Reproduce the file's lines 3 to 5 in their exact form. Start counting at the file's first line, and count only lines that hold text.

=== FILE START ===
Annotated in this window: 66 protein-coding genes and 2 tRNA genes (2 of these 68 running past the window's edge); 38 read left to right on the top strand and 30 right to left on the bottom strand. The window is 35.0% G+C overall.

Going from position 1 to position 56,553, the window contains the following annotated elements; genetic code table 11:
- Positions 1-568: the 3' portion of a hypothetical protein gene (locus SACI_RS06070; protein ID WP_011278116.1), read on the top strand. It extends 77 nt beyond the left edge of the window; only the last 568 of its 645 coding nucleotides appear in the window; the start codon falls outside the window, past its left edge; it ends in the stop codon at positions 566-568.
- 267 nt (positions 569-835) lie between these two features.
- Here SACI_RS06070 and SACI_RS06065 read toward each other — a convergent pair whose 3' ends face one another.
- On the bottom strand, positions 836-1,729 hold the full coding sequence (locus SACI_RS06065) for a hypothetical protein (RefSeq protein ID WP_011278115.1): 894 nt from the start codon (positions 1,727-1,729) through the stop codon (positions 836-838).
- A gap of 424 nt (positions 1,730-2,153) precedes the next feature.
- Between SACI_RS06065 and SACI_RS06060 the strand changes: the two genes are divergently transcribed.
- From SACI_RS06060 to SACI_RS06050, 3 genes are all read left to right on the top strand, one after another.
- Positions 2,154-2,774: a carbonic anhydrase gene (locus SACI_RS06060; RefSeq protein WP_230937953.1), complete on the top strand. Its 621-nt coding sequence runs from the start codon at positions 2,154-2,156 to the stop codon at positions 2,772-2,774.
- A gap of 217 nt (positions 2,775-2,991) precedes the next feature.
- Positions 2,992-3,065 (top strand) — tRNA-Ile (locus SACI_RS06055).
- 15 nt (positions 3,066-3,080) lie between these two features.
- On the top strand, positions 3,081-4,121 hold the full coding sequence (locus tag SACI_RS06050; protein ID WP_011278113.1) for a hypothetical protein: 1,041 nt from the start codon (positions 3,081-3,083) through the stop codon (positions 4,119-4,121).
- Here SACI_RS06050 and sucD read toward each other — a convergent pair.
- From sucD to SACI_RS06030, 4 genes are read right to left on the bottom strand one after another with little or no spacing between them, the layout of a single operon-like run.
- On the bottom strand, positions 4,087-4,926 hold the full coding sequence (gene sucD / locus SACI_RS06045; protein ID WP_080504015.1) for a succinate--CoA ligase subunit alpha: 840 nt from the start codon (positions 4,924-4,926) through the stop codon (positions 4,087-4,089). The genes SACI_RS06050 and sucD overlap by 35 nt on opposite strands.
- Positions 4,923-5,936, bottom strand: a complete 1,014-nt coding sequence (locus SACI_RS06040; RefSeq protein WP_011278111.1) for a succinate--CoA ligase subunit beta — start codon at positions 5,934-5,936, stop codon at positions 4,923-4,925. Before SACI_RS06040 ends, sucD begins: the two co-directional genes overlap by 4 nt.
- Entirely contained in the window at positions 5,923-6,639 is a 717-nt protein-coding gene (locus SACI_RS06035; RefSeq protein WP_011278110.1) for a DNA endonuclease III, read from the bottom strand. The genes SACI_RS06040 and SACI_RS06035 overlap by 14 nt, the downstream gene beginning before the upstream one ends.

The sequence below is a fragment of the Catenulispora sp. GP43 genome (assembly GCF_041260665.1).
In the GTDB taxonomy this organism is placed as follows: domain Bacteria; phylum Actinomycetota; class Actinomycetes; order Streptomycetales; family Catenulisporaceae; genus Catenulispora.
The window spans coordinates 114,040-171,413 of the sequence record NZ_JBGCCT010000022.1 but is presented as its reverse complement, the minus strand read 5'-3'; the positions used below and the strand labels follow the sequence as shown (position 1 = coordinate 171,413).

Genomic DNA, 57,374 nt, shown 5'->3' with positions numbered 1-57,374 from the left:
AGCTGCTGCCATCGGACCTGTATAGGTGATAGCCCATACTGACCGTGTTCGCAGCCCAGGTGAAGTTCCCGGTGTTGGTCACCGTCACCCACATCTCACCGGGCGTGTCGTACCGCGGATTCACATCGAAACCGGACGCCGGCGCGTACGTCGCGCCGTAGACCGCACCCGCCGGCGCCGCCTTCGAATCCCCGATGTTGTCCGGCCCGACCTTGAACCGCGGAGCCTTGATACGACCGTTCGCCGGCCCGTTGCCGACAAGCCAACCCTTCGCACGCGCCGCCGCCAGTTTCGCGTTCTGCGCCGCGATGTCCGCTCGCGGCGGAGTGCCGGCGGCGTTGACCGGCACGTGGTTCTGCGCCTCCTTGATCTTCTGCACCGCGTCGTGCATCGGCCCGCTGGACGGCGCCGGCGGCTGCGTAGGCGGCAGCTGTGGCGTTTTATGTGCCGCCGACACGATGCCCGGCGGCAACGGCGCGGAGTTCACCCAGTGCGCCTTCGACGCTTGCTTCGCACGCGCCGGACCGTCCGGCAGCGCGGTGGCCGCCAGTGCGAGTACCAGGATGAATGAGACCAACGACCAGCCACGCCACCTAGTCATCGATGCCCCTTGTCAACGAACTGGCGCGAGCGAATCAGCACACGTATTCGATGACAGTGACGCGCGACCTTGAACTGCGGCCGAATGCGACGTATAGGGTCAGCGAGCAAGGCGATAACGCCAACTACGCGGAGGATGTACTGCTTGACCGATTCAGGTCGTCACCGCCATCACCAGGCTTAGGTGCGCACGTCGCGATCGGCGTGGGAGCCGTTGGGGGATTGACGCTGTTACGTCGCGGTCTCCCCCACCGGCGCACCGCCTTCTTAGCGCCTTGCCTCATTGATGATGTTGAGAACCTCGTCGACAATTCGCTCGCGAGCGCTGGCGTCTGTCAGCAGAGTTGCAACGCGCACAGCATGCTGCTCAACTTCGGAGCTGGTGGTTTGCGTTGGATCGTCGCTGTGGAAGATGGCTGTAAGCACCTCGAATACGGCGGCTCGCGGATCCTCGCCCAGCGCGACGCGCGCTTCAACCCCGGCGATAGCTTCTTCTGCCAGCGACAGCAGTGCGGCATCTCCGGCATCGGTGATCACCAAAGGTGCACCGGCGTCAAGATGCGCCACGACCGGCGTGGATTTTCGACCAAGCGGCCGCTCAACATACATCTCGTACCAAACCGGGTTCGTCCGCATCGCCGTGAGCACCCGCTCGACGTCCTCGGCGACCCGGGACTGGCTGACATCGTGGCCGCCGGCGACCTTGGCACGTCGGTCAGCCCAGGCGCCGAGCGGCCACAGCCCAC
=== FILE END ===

- Positions 1-568: the 3' portion of a hypothetical protein gene (locus SACI_RS06070; protein ID WP_011278116.1), read on the top strand. It extends 77 nt beyond the left edge of the window; only the last 568 of its 645 coding nucleotides appear in the window; the start codon falls outside the window, past its left edge; it ends in the stop codon at positions 566-568.
- 267 nt (positions 569-835) lie between these two features.
- Here SACI_RS06070 and SACI_RS06065 read toward each other — a convergent pair whose 3' ends face one another.